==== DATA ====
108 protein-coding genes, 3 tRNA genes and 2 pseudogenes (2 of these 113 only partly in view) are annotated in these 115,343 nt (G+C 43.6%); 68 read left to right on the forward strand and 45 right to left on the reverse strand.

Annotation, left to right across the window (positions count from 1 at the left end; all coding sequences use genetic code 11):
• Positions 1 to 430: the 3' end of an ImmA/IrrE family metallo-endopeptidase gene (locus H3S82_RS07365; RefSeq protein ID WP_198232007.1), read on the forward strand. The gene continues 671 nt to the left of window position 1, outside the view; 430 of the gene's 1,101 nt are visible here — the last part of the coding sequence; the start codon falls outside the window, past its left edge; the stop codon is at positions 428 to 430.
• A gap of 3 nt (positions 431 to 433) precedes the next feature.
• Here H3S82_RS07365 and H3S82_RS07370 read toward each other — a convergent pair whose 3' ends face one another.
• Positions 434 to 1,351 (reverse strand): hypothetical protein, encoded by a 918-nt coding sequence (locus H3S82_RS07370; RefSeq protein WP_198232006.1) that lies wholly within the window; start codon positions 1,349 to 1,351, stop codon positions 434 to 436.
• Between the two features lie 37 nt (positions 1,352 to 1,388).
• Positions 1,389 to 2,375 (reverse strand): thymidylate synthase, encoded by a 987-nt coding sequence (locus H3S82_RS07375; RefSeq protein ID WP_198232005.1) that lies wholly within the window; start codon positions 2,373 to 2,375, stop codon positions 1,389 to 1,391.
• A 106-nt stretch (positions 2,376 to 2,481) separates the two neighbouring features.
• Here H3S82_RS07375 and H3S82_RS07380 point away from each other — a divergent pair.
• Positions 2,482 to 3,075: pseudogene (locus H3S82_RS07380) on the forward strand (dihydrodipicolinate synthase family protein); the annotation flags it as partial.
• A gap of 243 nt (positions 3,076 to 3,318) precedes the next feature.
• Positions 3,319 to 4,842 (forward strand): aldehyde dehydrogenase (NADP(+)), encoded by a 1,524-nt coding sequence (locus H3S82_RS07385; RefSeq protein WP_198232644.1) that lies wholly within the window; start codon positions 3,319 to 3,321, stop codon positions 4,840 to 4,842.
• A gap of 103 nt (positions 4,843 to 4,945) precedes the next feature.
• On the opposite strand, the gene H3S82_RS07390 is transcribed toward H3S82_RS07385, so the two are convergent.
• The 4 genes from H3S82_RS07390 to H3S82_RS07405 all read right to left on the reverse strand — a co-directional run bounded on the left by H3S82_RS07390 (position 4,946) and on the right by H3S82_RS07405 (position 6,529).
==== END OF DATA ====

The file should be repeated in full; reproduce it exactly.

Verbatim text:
108 protein-coding genes, 3 tRNA genes and 2 pseudogenes (2 of these 113 only partly in view) are annotated in these 115,343 nt (G+C 43.6%); 68 read left to right on the forward strand and 45 right to left on the reverse strand.

Annotation, left to right across the window (positions count from 1 at the left end; all coding sequences use genetic code 11):
• Positions 1 to 430: the 3' end of an ImmA/IrrE family metallo-endopeptidase gene (locus H3S82_RS07365; RefSeq protein ID WP_198232007.1), read on the forward strand. The gene continues 671 nt to the left of window position 1, outside the view; 430 of the gene's 1,101 nt are visible here — the last part of the coding sequence; the start codon falls outside the window, past its left edge; the stop codon is at positions 428 to 430.
• A gap of 3 nt (positions 431 to 433) precedes the next feature.
• Here H3S82_RS07365 and H3S82_RS07370 read toward each other — a convergent pair whose 3' ends face one another.
• Positions 434 to 1,351 (reverse strand): hypothetical protein, encoded by a 918-nt coding sequence (locus H3S82_RS07370; RefSeq protein WP_198232006.1) that lies wholly within the window; start codon positions 1,349 to 1,351, stop codon positions 434 to 436.
• Between the two features lie 37 nt (positions 1,352 to 1,388).
• Positions 1,389 to 2,375 (reverse strand): thymidylate synthase, encoded by a 987-nt coding sequence (locus H3S82_RS07375; RefSeq protein ID WP_198232005.1) that lies wholly within the window; start codon positions 2,373 to 2,375, stop codon positions 1,389 to 1,391.
• A 106-nt stretch (positions 2,376 to 2,481) separates the two neighbouring features.
• Here H3S82_RS07375 and H3S82_RS07380 point away from each other — a divergent pair.
• Positions 2,482 to 3,075: pseudogene (locus H3S82_RS07380) on the forward strand (dihydrodipicolinate synthase family protein); the annotation flags it as partial.
• A gap of 243 nt (positions 3,076 to 3,318) precedes the next feature.
• Positions 3,319 to 4,842 (forward strand): aldehyde dehydrogenase (NADP(+)), encoded by a 1,524-nt coding sequence (locus H3S82_RS07385; RefSeq protein WP_198232644.1) that lies wholly within the window; start codon positions 3,319 to 3,321, stop codon positions 4,840 to 4,842.
• A gap of 103 nt (positions 4,843 to 4,945) precedes the next feature.
• On the opposite strand, the gene H3S82_RS07390 is transcribed toward H3S82_RS07385, so the two are convergent.
• The 4 genes from H3S82_RS07390 to H3S82_RS07405 all read right to left on the reverse strand — a co-directional run bounded on the left by H3S82_RS07390 (position 4,946) and on the right by H3S82_RS07405 (position 6,529).